The tale of a man who creates a female figure that other men fall in love with may be nothing new (think Pygmalion), but with the rise of humanoid robots, it feels very now, too.

This is also irresistibly expressive, comic ballet. Gary Avis hobbling about as Dr Coppelius is poignant rather than creepy.

There’s so much to enjoy, not least Osbert Lancaster’s jolly, Germanic set and impossibly picturesque costumes, created for Dame Ninette de Valois’ 1954 production.

Barry Wordsworth, as conductor, plainly loves Delibes’ tuneful, melodic score and sets a cracking pace.

What Coppelia and the Nutcracker have in common is that both are inspired by E.T. A. Hoffman, that spellbinding, sinister storyteller. But the Nutcracker as a ballet, with Tchaikovsky’s magical score, has taken on a life of its own as a Christmas staple,.

The English National Ballet has been performing it for nearly 70 years, during which time it has gone through ten productions. Wayne Eagling’s version from 2010, on now at the Coliseum, has all the beloved familiar elements – but there are some confusing changes to the norm. Clara (the impossibly nimble Erina Takahashi), has two heroes to dance with: the Nutcracker (a splendid Skyler Martin) who seems interchangeable in this production with the magician’s nephew (Francesco Gabriele Frola, also outstanding).

Another change is that the turbanned Arabian dancer in Act II doesn’t threaten his harem with a whip – instead he gives his girls a gentle push. Has feminism finally got to ballet? Let’s hope not.

As ever, I completely fell for King Rat – he’s way too splendid for a mouse – danced by Daniel Kraus with tremendous menace, who appears here from start to finish.

Just one quibble: the story starts off with a Christmas Eve Party where St Nicholas (the original Father Christmas) makes a star appearance. Could someone tell him he’s meant to be blessing the children, not waving at them like Santa in Selfridges?

All the fun of the fur in Hackney  

Dick Whittington and His Cat (Hackney Empire) 

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Dick Whittington (Theatre Royal Stratford East) 

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Hackney Empire’s pantomimes are a long-standing capital favourite, and writer and director Susie McKenna excels herself with a hugely enjoyable Dick Whittington and His Cat set in Windrush-era London.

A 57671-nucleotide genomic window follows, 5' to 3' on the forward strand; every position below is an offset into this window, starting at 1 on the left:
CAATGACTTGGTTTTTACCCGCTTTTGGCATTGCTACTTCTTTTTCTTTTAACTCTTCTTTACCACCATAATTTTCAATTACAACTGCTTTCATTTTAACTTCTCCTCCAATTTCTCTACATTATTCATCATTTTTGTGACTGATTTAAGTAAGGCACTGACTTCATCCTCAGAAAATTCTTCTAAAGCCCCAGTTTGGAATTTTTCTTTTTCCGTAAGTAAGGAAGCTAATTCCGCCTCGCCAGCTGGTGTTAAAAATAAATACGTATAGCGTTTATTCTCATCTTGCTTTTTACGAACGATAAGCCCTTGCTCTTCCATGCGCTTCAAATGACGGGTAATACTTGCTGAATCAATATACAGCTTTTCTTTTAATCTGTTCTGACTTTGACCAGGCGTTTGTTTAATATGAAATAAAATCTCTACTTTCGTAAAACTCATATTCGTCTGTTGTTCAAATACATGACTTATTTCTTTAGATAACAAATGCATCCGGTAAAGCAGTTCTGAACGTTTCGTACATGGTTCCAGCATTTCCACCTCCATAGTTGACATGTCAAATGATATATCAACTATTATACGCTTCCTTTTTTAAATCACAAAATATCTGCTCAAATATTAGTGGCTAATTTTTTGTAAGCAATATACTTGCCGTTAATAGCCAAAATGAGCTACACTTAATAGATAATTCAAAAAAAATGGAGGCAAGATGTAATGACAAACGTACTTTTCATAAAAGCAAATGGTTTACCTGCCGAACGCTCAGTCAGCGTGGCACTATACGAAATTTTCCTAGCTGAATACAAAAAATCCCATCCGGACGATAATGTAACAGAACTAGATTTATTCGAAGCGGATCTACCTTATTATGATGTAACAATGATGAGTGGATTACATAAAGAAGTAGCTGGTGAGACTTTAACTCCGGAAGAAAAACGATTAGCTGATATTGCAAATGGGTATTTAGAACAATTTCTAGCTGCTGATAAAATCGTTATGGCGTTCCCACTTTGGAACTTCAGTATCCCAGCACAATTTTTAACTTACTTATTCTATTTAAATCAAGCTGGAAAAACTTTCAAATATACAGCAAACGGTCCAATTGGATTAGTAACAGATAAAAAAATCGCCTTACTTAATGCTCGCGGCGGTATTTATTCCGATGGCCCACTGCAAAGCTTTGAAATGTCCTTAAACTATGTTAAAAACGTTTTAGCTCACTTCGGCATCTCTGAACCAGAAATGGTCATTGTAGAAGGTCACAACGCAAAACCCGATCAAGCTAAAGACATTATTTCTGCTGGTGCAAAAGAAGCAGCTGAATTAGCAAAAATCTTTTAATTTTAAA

She is helped by a vibrant cast led by panto debutant Tarinn Callender as migrant Dick, and old hand Clive Rowe — one of our greatest Dames — as Sarah the Cook in his 13th appearance in Hackney’s panto. Both men have tremendous voices which get plenty of opportunity to shine.

For such a traditional art form, McKenna’s modern(ish) redux works surprisingly well, as she seamlessly weaves old and new: songsheet, stage business and groaning puns (not all of them about Dick and his purring puss) are present, but so is a heartfelt message about diversity and inclusion, as well as sharp current political references. The cast’s efforts are repaid with gleeful audience involvement.

Hackney Empire's pantomimes are a long-standing capital favourite, and writer and director Susie McKenna excels herself with a hugely enjoyable Dick Whittington and His Cat set in Windrush-era London

Hackney Empire’s pantomimes are a long-standing capital favourite, and writer and director Susie McKenna excels herself with a hugely enjoyable Dick Whittington and His Cat set in Windrush-era London

Annette McLaughlin (Queen Rat, who has a sidekick called Boris) and Tony Whittle as Alderman Fitzwarren give great support and provide strong comedy, while the ensemble musical numbers (under the direction of Mark Dickman) are a standout treat.

At Stratford East, there’s another Dick. This one is presented as a mash-up with the Pied Piper story, as King Rat steals children away to capture their dreams (which gives him his life force), and purists may quibble that there’s little actual panto in this musical adventure created by David Watson and directed by John Haidar

Annette McLaughlin (Queen Rat, who has a sidekick called Boris) and Tony Whittle as Alderman Fitzwarren give great support and provide strong comedy, while the ensemble musical numbers (under the direction of Mark Dickman) are a standout treat

Annette McLaughlin (Queen Rat, who has a sidekick called Boris) and Tony Whittle as Alderman Fitzwarren give great support and provide strong comedy, while the ensemble musical numbers (under the direction of Mark Dickman) are a standout treat

Our intrepid Dick (a sweet Severine [GRAVE ON FIRST E] Howell-Meri) ventures forth from the turnip patch he farms in Ilford — not to find riches in Ye Olde London, but to drink lattes and eat avocados as a woke bloke in modern-day Stratford.

King Rat (Tom Giles, giving the show much needed oomph) does his best to stymie Dick’s plans in a story that veers a long way from the original tale.

Robert Hyman’s songs aren’t terribly catchy but there are some zingers in the script about the useless mayor of London, who happens to have a blond mop. It’s performed with a lot of heart but the thin story is overstretched.